Bush’s inaugural address sets tone for his second term

Developing Just Leadership


Dhu al-Hijjah 21, 1425 2005-02-01


by Editor (Editorials, Crescent International Vol. 33, No. 12, Dhu al-Hijjah, 1425)

At a time when his policies had been demonstrated to be disastrous for the vast majority of America’s people, and his main foreign policy adventures had proven to have been based on blatant falsehoods, George W. Bush’s re-election as president of the United States in November was a triumph of political manipulation; a fact, incidentally, recognised by many within the US itself. Although Bush’s supporters celebrated the fact that he had won a genuine mandate by attracting the majority of votes cast – unlike his gerrymandered election of 2000 – opponents pointed out that he had performed far worse in his second elections than any previous president to have served two terms. The fact that the US population is almost equally divided into his supporters and critics, and that many of those who oppose him are vehement in their dislike and contempt for him, encouraged some to hope that Bush might moderate the tone of his second term.

Such hopes were dashed on January 20, when Bush gave his inaugural address, a speech remarkable both for the beligerence of its general tone and for the key issues he omitted to mention. Speaking before an audience dominated by republican supporters, while tens of thousands of anti-Bush demonstrators were kept away by a massive police operation, he totally ignored the two issues that had dominated his first term – terrorism and Iraq. The omission of Iraq was perhaps understandable, given the problems that the US has there, and the fact that most Americans are very unhappy about their involvement there, although Bush might have been expected to boast of introducing democracy to the region. More surprising, however, was the fact that the words “terror” and “terrorism”, and the phrase “war on terror” ,were not mentioned either, although Bush and his administration had used the spectre of anti-American terrorism to create an atmosphere of fear to justify their policies throughout Bush’s first term, and particularly in the run-up to November’s elections. The suspicion must be that the Bush administration had learnt the lesson of its failure to find any weapons of mass destruction in Iraq, and are determined not to make more claims about the threats facing the US to justify their future policies.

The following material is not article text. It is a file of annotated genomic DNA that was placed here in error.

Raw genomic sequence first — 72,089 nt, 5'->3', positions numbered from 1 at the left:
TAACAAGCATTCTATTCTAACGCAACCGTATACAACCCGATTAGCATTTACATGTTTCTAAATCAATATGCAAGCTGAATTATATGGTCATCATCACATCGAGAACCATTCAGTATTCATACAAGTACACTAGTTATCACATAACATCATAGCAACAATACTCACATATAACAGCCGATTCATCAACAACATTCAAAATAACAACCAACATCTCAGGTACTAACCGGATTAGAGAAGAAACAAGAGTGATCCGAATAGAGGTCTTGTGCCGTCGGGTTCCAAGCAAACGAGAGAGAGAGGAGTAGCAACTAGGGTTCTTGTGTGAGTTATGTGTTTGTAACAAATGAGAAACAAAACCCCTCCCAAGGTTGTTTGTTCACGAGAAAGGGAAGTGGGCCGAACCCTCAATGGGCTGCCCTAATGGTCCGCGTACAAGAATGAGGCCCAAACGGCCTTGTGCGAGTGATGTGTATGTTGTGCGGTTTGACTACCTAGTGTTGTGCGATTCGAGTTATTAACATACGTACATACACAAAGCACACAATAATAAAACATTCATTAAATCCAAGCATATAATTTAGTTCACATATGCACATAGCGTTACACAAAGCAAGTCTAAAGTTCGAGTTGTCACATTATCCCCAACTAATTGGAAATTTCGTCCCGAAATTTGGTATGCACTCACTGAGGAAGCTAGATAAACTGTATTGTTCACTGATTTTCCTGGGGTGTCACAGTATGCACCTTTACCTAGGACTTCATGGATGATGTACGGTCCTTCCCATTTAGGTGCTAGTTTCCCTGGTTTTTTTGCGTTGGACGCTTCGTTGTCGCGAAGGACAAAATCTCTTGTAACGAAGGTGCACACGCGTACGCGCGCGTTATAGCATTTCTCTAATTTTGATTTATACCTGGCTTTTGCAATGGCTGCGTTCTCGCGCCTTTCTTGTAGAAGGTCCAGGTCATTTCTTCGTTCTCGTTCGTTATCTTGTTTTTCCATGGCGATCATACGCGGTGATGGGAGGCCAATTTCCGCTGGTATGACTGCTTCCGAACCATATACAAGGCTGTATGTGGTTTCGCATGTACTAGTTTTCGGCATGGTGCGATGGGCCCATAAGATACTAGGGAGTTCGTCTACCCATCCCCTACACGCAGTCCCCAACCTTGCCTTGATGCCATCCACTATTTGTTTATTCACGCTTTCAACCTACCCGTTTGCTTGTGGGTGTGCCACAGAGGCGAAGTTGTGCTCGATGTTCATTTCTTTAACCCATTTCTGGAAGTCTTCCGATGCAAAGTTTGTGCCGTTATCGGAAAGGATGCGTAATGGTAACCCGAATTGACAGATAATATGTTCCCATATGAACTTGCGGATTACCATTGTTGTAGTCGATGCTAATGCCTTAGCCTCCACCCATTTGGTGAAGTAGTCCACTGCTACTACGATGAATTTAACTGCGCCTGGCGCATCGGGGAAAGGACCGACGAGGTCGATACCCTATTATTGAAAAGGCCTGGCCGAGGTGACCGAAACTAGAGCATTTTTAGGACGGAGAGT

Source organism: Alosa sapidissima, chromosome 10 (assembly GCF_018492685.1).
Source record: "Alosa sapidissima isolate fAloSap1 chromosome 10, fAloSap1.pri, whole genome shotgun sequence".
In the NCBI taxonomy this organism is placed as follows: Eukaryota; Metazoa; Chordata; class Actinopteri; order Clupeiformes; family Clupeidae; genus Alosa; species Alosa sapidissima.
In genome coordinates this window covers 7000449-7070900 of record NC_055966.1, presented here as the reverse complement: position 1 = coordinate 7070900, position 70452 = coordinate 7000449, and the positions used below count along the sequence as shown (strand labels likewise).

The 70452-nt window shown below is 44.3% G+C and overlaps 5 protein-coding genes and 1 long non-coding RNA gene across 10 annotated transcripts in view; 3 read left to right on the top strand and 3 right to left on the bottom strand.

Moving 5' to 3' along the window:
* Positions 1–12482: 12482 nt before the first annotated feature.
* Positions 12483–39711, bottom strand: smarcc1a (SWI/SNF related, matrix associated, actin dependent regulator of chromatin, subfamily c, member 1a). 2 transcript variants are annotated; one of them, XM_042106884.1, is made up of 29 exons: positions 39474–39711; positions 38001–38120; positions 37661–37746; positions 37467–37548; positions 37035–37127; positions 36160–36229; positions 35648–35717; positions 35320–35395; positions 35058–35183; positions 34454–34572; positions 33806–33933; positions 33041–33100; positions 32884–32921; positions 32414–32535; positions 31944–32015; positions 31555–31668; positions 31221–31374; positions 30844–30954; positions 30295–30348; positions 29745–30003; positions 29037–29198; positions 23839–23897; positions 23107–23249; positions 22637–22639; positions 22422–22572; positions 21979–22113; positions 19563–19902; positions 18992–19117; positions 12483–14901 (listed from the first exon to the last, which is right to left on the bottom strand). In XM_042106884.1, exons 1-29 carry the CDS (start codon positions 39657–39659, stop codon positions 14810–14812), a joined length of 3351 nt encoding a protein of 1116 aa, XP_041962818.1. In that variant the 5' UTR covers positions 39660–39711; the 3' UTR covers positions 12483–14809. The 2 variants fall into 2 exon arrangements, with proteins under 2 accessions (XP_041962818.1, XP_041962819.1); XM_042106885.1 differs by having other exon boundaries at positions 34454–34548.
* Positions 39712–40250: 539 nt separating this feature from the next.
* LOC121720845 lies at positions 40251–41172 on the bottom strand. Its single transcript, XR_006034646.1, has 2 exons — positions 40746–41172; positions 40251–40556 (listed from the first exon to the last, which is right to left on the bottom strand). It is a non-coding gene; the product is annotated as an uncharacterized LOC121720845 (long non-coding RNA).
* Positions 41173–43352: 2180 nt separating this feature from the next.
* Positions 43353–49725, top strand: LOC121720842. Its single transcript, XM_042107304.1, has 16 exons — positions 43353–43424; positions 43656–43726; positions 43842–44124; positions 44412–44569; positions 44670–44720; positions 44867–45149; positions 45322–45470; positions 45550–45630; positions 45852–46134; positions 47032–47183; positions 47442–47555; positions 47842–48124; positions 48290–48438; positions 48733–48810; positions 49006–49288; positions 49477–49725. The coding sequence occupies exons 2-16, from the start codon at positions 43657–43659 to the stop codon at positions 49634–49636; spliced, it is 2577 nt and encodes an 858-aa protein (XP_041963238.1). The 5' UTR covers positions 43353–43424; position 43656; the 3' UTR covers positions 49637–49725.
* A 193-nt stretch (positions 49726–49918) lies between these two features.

Instead, Bush’s speech focused on a far more nebulous concept, “freedom”. In twenty minutes, Bush used the words “free” and “freedom” a remarkable 34 times, and the word “liberty” 12 more times. The general theme of the speech was that since 9/11, the US has a God-given mission to promote “freedom” throughout the world. In place of references to terrorism, Bush spoke of “whole regions of the world [that] simmer in resentment and tyranny”, associating these resentments to “a mortal threat” to the American people. “Ending tyranny in our world,” Bush declared, “is the calling of our time.”

In his speech, Bush did not mention any specific ‘tyrannies’ by name, but his new secretary of state, Condoleezza Rice, had no hesitation in listing North Korea, Iran, Cuba, Belarus and Burma as the main “outposts of tyranny” during her confirmation hearings before the Senate Foreign Relations Committee. It is not difficult to spot the main target of the US’s wrath in that list. Worryingly for the US’s traditional allies, Bush also returned in his inaugural speech to a theme that characterised the build-up to war against Iraq, the demand that other countries and international institutions should follow the US’s lead, regardless of their own sovereignty, the role of the United Nations, or the requirements or formalities of international law. Instead he issued an ominous warning to the US’s allies that “division among free nations” – ie. opposition to US policies– “is a primary goal of freedom’s enemies.”

The belligerence of Bush’s inaugural address is a clear indication of the intended tone of his second term in office. Despite widespread expectations that his policies are likely to be somewhat restrained as a result of the US’s embarrassing inability to capture Usama bin Laden or to secure Iraq, it is clear that the neo-conservatives remain determined to promote US interests as aggressively as possible. People around the world, and Muslims in particular, have every reason to be very wary indeed.

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